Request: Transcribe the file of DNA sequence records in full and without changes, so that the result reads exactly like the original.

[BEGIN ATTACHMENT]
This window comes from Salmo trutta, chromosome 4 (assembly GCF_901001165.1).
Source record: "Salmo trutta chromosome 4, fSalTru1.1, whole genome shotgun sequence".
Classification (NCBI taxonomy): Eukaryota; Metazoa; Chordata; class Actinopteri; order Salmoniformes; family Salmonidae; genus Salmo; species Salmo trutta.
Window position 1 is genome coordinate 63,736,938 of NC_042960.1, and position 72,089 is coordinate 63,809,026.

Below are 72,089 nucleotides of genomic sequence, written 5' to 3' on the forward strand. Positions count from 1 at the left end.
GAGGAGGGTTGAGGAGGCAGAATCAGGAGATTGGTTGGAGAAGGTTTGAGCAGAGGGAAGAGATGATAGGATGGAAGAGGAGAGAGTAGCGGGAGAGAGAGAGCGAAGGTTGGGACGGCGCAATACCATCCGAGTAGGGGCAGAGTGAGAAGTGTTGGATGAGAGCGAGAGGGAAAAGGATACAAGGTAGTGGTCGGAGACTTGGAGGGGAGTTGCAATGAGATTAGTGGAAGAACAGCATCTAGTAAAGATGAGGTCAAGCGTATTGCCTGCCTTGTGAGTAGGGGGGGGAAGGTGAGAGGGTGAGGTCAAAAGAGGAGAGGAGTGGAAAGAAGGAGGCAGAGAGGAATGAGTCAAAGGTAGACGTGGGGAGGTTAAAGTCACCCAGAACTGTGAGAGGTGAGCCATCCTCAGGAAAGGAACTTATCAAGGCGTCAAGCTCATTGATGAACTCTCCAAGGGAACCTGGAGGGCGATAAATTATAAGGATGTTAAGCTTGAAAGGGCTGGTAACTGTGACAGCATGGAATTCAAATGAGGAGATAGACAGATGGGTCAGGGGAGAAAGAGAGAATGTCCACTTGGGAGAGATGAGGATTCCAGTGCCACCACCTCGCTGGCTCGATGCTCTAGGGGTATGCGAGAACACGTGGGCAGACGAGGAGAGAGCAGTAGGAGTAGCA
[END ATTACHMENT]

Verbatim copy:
This window comes from Salmo trutta, chromosome 4 (assembly GCF_901001165.1).
Source record: "Salmo trutta chromosome 4, fSalTru1.1, whole genome shotgun sequence".
Classification (NCBI taxonomy): Eukaryota; Metazoa; Chordata; class Actinopteri; order Salmoniformes; family Salmonidae; genus Salmo; species Salmo trutta.
Window position 1 is genome coordinate 63,736,938 of NC_042960.1, and position 72,089 is coordinate 63,809,026.

Below are 72,089 nucleotides of genomic sequence, written 5' to 3' on the forward strand. Positions count from 1 at the left end.
GAGGAGGGTTGAGGAGGCAGAATCAGGAGATTGGTTGGAGAAGGTTTGAGCAGAGGGAAGAGATGATAGGATGGAAGAGGAGAGAGTAGCGGGAGAGAGAGAGCGAAGGTTGGGACGGCGCAATACCATCCGAGTAGGGGCAGAGTGAGAAGTGTTGGATGAGAGCGAGAGGGAAAAGGATACAAGGTAGTGGTCGGAGACTTGGAGGGGAGTTGCAATGAGATTAGTGGAAGAACAGCATCTAGTAAAGATGAGGTCAAGCGTATTGCCTGCCTTGTGAGTAGGGGGGGGAAGGTGAGAGGGTGAGGTCAAAAGAGGAGAGGAGTGGAAAGAAGGAGGCAGAGAGGAATGAGTCAAAGGTAGACGTGGGGAGGTTAAAGTCACCCAGAACTGTGAGAGGTGAGCCATCCTCAGGAAAGGAACTTATCAAGGCGTCAAGCTCATTGATGAACTCTCCAAGGGAACCTGGAGGGCGATAAATTATAAGGATGTTAAGCTTGAAAGGGCTGGTAACTGTGACAGCATGGAATTCAAATGAGGAGATAGACAGATGGGTCAGGGGAGAAAGAGAGAATGTCCACTTGGGAGAGATGAGGATTCCAGTGCCACCACCTCGCTGGCTCGATGCTCTAGGGGTATGCGAGAACACGTGGGCAGACGAGGAGAGAGCAGTAGGAGTAGCA